Sensing that there was not enough work to keep me occupied, the "Life Support Office", which was the parent office to the athletic office, absorbed me and I became part of a larger work force that provided counseling (both academic and psychological), job placement, and foreign student affairs. Of course, I still signed out the occasional frisbee or foam bats, but otherwise, I answered phones, filed and did light office work. The law stated that the maximum hours I could work was 20 a week, and I found myself working the maximum amount of hours.
What I also found myself doing was skipping classes. It wasn't that I was some bad-ass or anything; the truth was that MOST of my classes were jokes. I'll give you an example:
One semester I took a class that I thought would actually help me called "Sculpture Seminar." The description said that the group would study different sculptural techniques and movements, blah, blah, blah. Not exactly a monster sculpting class, but what the hell.
I showed up in a class with 7 other students and a Teacher's Assistant (I NEVER met the teacher of the class....ever...). The "T.A." then told us that he was instructed to tell us that we each had to prepare a "lecture" on a sculptor or sculptural movement and include as much visual material as we could. We drew lots and then from that class on, a student would lecture about something they were interested in. No teacher. No real seminar. Just a group of people bringing in slides (and in my case, films) of a sculptor or discipline. Yes, I'll admit that in some ways it was "healthy" to challenge the students, but with no guidance it became the students teaching each other....what did we need a teacher for? Oh, that's right....THERE WAS NO TEACHER! There were more frustrating classes. I took a beginners piano class thinking I'd learn how to play the piano. It turned out to be just theory and very little practice. I think all we did was play scales in different keys. Never did I have any sheet music plopped in front of me.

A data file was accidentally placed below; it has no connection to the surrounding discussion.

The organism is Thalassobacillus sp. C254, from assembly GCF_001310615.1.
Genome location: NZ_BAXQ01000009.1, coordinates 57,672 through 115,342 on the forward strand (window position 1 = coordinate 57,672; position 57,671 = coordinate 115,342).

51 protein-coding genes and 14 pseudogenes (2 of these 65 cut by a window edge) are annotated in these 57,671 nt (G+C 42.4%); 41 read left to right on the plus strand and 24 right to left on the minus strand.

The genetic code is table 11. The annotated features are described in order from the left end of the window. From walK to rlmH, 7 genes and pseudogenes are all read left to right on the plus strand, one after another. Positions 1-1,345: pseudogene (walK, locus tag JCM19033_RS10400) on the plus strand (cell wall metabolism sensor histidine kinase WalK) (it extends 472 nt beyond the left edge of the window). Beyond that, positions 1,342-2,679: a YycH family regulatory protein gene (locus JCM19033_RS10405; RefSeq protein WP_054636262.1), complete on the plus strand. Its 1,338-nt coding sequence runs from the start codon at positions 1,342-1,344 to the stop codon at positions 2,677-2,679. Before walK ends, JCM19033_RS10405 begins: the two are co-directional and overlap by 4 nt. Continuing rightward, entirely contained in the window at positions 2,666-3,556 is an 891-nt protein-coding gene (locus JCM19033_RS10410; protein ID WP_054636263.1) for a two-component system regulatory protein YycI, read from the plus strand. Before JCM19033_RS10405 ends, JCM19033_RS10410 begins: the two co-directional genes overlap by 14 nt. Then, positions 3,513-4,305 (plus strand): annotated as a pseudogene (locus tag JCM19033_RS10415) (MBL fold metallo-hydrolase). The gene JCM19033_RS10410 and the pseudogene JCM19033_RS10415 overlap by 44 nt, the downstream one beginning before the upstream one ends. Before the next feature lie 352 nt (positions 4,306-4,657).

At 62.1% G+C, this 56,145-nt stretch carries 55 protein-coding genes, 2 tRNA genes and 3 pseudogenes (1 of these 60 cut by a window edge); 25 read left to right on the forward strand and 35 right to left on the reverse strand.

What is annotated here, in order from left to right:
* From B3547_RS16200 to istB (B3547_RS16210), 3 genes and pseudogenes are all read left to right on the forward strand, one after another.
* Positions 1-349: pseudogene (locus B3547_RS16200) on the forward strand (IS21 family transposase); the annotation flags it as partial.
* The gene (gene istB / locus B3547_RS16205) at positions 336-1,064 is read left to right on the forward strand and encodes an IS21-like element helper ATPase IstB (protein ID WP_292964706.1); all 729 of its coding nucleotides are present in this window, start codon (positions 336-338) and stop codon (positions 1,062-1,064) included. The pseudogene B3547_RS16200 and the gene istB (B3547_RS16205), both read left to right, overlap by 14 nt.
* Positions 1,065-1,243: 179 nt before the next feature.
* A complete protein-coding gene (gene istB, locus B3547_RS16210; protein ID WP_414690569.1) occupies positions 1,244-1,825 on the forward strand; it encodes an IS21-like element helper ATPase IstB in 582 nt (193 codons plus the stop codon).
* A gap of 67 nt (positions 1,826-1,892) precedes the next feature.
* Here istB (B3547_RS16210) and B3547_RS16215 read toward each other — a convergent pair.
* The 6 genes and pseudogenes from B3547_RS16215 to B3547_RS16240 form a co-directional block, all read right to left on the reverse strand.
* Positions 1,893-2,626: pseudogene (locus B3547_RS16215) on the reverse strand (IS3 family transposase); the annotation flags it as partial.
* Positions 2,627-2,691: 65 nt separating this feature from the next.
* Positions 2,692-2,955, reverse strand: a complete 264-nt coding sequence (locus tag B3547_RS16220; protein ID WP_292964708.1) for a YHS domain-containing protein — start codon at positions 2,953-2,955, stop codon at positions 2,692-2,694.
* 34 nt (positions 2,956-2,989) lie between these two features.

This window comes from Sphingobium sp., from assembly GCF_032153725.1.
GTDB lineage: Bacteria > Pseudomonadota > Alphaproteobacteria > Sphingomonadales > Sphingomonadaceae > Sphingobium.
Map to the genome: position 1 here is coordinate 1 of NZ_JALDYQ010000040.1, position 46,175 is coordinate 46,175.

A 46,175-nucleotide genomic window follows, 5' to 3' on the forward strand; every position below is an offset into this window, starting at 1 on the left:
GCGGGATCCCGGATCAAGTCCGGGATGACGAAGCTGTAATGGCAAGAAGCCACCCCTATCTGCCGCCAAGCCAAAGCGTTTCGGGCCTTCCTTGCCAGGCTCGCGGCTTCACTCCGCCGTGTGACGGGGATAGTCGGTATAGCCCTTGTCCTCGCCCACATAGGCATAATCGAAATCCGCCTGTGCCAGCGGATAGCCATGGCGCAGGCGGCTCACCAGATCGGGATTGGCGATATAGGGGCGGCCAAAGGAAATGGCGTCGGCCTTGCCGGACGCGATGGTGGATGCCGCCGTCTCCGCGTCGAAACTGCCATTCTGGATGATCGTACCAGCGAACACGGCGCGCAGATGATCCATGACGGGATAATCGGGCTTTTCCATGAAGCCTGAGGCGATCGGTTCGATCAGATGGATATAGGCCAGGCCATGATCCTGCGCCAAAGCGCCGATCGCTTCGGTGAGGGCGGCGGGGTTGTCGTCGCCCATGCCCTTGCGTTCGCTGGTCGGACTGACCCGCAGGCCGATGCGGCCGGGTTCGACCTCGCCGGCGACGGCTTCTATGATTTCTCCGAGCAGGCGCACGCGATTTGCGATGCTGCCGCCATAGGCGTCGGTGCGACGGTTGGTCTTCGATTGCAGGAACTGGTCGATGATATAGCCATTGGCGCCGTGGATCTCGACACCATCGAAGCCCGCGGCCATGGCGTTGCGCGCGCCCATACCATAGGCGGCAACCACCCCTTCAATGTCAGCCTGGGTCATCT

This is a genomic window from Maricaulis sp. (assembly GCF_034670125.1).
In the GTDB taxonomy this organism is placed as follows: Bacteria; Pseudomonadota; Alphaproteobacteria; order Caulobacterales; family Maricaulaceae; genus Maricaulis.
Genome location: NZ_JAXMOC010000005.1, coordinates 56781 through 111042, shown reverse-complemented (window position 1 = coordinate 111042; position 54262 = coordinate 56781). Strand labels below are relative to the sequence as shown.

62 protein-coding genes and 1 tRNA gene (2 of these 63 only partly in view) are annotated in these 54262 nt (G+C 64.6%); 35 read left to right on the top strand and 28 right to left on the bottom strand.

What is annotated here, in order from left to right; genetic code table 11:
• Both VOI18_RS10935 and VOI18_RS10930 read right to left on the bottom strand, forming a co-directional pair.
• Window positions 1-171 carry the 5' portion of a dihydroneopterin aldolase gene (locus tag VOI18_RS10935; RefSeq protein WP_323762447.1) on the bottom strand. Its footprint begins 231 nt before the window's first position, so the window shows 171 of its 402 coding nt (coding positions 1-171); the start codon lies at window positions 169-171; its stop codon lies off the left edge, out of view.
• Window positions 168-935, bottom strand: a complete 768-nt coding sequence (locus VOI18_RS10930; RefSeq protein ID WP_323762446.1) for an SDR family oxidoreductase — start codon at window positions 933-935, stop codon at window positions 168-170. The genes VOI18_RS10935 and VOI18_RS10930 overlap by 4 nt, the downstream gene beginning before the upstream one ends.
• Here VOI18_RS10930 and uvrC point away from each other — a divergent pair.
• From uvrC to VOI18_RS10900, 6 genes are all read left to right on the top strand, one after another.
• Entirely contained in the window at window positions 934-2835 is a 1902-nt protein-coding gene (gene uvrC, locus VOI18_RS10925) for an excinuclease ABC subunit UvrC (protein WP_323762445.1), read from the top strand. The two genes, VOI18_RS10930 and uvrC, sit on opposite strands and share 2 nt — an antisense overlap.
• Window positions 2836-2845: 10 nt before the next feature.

So you see? This is why I started to spend less time in class, and more time at work...AND MY GARAGE WORKSHOP!
Most of my sculpting materials, I purchased at the CalArts bookstore where they had basic blocks of plastilina, oil based clay that doesn't harden or dry. Having no other knowledge of any other clay and no exposure to anything else, I purchased white bricks of plastilina with the intention of sculpting my first over-the-head mask. Up to that time, I had only sculpted latex prosthetics, a failed foam latex prosthetic, and face masks. The latex arms I had poured up were from life molds made by Jim Belohovek, so this was going to be a big step for me.
Being a huge fan of Rick Baker's, I decided to sculpt a melting man-type mask using a styrofoam wig block as a base. I sculpted a rough skull then, I cut down two ping pong balls for the eyes, then started rolling small balls of clay "drips" and applied them to the skull until I had built up what ended up looking like a melted candle. When Steve Burg saw it, he called it "Waxman" and the name stuck. I made my first two-piece mold with really no lessons other than what Jim Belohovek had taught me. When the mold was finished, I cleaned out the mold and then brushed layers of latex into it. By the time it was done, it had shrunk so much that it wouldn't have fit even if I had cut it up the back. But I painted it and put it on my shelf. My first real mask! Well, sort of...
|My first mask. On the shelf behind me are my "Jenifer" and Zombie masks.|